Sometimes, nurturing and educating a child can seem more like an enigma or a theoretical ideal than an achievable goal. This is felt on an individual level, when thousands of books, magazine, and commentators float around offering contradictory advice, but it could also seem that way on a societal level. It’s a common fact that the socioeconomic status of a child is the top predictor in his or her educational outcome. Coupled with how intrinsic inequality in SES is in our society, it could seem impossible to fix educational deficiencies on a societal level.
However, despite these massive and seemingly overwhelming correlations, there are many simple actions that can be done on a personal parent to child level that have huge impacts on life outcomes. A post-WWII study in Britain, tracking some 14,000 babies born in 1946, unveiled several basic actions that led to disproportionately successful outcomes for their recipients. These include talking and listening to kids, teaching letters and numbers, reading to kids, and maintaining a regular bedtime.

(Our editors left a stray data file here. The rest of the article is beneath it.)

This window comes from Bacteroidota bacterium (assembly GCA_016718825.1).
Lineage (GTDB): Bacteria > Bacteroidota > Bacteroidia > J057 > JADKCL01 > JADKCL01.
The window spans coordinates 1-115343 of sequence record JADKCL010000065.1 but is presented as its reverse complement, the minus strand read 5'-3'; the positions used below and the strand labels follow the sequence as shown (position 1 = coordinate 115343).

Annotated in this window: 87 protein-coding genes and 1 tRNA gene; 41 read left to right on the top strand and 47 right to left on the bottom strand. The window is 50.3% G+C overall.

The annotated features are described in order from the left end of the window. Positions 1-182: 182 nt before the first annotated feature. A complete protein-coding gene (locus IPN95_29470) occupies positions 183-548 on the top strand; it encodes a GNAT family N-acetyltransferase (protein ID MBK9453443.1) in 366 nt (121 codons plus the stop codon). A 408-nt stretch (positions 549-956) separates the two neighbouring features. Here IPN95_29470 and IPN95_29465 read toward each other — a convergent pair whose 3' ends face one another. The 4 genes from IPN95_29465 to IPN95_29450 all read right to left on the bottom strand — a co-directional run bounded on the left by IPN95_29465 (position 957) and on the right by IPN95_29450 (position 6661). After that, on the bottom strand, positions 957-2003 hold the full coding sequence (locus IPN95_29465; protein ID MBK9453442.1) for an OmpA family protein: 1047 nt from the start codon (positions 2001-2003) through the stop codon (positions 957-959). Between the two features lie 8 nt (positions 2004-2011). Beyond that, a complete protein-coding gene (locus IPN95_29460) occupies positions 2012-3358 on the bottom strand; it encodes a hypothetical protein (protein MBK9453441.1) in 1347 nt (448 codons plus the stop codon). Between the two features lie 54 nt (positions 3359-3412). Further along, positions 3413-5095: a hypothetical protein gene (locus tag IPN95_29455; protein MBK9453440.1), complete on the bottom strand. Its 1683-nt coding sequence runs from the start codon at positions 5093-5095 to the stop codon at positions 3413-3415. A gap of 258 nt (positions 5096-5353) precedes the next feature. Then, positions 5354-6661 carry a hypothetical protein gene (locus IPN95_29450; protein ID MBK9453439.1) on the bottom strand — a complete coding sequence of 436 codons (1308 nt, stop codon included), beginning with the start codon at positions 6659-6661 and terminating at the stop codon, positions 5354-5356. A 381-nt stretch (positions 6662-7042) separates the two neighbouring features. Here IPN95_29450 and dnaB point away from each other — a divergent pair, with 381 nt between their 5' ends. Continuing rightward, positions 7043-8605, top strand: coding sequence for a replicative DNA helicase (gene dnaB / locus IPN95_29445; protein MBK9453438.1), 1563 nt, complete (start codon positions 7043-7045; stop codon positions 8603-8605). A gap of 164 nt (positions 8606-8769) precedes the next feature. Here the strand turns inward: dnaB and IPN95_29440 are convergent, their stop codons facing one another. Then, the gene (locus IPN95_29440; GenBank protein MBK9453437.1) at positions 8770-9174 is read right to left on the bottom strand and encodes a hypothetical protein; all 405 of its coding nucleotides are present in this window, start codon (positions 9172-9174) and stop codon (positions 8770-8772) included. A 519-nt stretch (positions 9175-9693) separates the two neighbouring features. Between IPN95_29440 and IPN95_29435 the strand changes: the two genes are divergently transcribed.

Perhaps some of the given suggestions, such as taking children on excursions outside, could only be achieved through more active parenting. However, many of these can be supplanted with external help. A chatbot (such as the one I am developing) can remind children of bedtimes easily using pre-existing notification concepts. A little more development, and it can incorporate teaching of letters and read stories. Using contextual AI, it has a good shot of talking and listening in a roughly similar manner to an adult.
Much of this sentiment is echoed in the development of the new mentor robot Moxie. Already, it functions much like an actual human both physically and in social interactions. However, if we focus all our attention on visibly sci-fi concepts such as these, we risk losing the idea of new technology allowing us to reduce inequities and improve educational outcomes for everybody through increased accessibility. Indeed, first developed as a specialist solution for kids with special needs, Moxie is now on the general market for a price of $1699, on the market for kids whose parents can afford to spend that kind of money on unproven technologies that have a history of failing.